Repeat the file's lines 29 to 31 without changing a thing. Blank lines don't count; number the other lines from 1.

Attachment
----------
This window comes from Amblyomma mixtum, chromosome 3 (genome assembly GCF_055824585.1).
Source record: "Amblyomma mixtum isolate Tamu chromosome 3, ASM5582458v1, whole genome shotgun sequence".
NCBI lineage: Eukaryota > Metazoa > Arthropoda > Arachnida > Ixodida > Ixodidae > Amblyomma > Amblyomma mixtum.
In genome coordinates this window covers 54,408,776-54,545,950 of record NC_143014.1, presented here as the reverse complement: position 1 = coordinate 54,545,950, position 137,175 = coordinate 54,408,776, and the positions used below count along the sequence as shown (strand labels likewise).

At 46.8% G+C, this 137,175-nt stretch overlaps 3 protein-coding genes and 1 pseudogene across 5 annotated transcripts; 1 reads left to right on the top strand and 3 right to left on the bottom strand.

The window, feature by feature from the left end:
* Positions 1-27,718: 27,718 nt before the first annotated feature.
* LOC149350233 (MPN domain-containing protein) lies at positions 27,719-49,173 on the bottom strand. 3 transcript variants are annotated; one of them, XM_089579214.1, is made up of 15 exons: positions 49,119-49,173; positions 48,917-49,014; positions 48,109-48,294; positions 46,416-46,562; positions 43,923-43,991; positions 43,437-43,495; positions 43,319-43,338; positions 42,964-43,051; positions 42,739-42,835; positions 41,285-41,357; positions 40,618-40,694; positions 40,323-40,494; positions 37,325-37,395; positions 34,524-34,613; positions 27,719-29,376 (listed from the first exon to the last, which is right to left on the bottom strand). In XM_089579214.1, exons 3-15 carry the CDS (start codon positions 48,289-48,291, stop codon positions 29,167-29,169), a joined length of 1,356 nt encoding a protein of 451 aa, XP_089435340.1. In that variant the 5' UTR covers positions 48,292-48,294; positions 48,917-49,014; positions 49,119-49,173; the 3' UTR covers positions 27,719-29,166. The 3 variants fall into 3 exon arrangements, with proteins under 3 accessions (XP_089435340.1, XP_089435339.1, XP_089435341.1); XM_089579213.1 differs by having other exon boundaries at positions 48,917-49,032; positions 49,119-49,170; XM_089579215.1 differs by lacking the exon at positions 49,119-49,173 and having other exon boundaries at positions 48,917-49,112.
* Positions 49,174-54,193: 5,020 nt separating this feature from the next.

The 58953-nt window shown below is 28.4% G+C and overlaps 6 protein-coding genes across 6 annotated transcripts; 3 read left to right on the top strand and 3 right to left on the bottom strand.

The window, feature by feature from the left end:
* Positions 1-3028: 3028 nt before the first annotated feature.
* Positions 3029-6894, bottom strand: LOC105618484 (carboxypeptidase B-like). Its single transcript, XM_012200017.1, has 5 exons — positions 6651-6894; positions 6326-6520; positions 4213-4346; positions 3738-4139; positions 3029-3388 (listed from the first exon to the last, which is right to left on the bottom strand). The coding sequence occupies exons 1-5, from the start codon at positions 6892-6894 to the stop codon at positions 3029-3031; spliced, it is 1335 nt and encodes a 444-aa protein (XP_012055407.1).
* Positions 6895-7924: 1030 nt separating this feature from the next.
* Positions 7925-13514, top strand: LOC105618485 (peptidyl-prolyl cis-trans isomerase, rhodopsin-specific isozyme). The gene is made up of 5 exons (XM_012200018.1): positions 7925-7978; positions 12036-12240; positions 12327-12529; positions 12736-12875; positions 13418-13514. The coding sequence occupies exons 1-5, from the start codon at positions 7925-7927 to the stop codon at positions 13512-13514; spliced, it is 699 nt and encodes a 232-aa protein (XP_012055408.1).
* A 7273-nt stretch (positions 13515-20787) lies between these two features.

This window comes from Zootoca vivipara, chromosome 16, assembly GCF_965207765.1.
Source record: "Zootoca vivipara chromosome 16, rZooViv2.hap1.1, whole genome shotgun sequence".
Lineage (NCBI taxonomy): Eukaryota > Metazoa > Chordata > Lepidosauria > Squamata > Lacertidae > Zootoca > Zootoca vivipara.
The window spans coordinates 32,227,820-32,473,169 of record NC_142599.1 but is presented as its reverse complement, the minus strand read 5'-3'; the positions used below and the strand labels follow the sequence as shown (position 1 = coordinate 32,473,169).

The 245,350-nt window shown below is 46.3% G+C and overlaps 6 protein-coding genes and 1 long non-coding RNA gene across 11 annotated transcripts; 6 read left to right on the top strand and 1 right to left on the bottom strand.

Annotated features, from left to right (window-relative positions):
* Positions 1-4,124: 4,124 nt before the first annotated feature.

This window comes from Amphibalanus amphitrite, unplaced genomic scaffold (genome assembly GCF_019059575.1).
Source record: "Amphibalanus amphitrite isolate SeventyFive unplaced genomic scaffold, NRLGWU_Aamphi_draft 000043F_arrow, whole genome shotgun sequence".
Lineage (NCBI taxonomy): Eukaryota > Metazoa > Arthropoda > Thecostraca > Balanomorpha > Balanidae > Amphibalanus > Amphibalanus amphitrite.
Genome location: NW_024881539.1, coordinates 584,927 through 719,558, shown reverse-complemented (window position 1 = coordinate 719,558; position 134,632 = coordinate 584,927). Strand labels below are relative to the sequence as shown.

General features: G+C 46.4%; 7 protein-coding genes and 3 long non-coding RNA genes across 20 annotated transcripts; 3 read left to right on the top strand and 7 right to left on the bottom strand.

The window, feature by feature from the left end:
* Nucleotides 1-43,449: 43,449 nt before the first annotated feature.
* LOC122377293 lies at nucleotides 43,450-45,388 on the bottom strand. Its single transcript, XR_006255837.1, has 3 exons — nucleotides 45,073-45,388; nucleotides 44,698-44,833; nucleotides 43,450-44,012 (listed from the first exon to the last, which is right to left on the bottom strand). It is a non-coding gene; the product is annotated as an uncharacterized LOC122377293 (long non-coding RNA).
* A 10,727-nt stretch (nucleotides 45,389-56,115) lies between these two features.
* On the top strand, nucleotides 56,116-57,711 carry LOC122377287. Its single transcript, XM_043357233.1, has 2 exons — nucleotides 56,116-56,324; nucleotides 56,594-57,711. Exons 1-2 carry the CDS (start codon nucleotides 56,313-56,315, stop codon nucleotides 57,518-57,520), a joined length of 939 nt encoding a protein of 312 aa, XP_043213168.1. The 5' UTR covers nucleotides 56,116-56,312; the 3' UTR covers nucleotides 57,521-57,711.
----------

The window, feature by feature from the left end:
* Nucleotides 1-43,449: 43,449 nt before the first annotated feature.
* LOC122377293 lies at nucleotides 43,450-45,388 on the bottom strand. Its single transcript, XR_006255837.1, has 3 exons — nucleotides 45,073-45,388; nucleotides 44,698-44,833; nucleotides 43,450-44,012 (listed from the first exon to the last, which is right to left on the bottom strand). It is a non-coding gene; the product is annotated as an uncharacterized LOC122377293 (long non-coding RNA).